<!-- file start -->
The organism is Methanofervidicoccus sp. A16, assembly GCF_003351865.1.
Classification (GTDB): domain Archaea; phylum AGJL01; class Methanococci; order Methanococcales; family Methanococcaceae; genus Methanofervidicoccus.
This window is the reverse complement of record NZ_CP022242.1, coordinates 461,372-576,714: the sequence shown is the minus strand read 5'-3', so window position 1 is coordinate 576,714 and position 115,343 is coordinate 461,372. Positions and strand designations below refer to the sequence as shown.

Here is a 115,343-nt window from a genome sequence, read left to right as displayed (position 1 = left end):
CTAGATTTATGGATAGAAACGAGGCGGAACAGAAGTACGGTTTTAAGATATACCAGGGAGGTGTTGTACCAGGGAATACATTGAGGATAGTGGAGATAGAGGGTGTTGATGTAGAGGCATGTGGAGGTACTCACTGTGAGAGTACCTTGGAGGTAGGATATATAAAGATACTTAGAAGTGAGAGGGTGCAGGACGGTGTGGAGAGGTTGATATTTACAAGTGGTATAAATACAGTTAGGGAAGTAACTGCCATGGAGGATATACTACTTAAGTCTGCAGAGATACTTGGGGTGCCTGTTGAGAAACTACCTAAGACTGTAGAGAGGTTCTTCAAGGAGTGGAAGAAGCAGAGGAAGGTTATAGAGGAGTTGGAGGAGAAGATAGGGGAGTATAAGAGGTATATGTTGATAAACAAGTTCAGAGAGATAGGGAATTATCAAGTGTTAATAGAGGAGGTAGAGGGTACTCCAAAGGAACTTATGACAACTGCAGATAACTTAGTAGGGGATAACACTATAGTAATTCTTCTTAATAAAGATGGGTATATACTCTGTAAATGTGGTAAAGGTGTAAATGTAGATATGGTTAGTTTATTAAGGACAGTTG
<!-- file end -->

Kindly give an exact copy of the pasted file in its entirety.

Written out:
The organism is Methanofervidicoccus sp. A16, assembly GCF_003351865.1.
Classification (GTDB): domain Archaea; phylum AGJL01; class Methanococci; order Methanococcales; family Methanococcaceae; genus Methanofervidicoccus.
This window is the reverse complement of record NZ_CP022242.1, coordinates 461,372-576,714: the sequence shown is the minus strand read 5'-3', so window position 1 is coordinate 576,714 and position 115,343 is coordinate 461,372. Positions and strand designations below refer to the sequence as shown.

Here is a 115,343-nt window from a genome sequence, read left to right as displayed (position 1 = left end):
CTAGATTTATGGATAGAAACGAGGCGGAACAGAAGTACGGTTTTAAGATATACCAGGGAGGTGTTGTACCAGGGAATACATTGAGGATAGTGGAGATAGAGGGTGTTGATGTAGAGGCATGTGGAGGTACTCACTGTGAGAGTACCTTGGAGGTAGGATATATAAAGATACTTAGAAGTGAGAGGGTGCAGGACGGTGTGGAGAGGTTGATATTTACAAGTGGTATAAATACAGTTAGGGAAGTAACTGCCATGGAGGATATACTACTTAAGTCTGCAGAGATACTTGGGGTGCCTGTTGAGAAACTACCTAAGACTGTAGAGAGGTTCTTCAAGGAGTGGAAGAAGCAGAGGAAGGTTATAGAGGAGTTGGAGGAGAAGATAGGGGAGTATAAGAGGTATATGTTGATAAACAAGTTCAGAGAGATAGGGAATTATCAAGTGTTAATAGAGGAGGTAGAGGGTACTCCAAAGGAACTTATGACAACTGCAGATAACTTAGTAGGGGATAACACTATAGTAATTCTTCTTAATAAAGATGGGTATATACTCTGTAAATGTGGTAAAGGTGTAAATGTAGATATGGTTAGTTTATTAAGGACAGTTG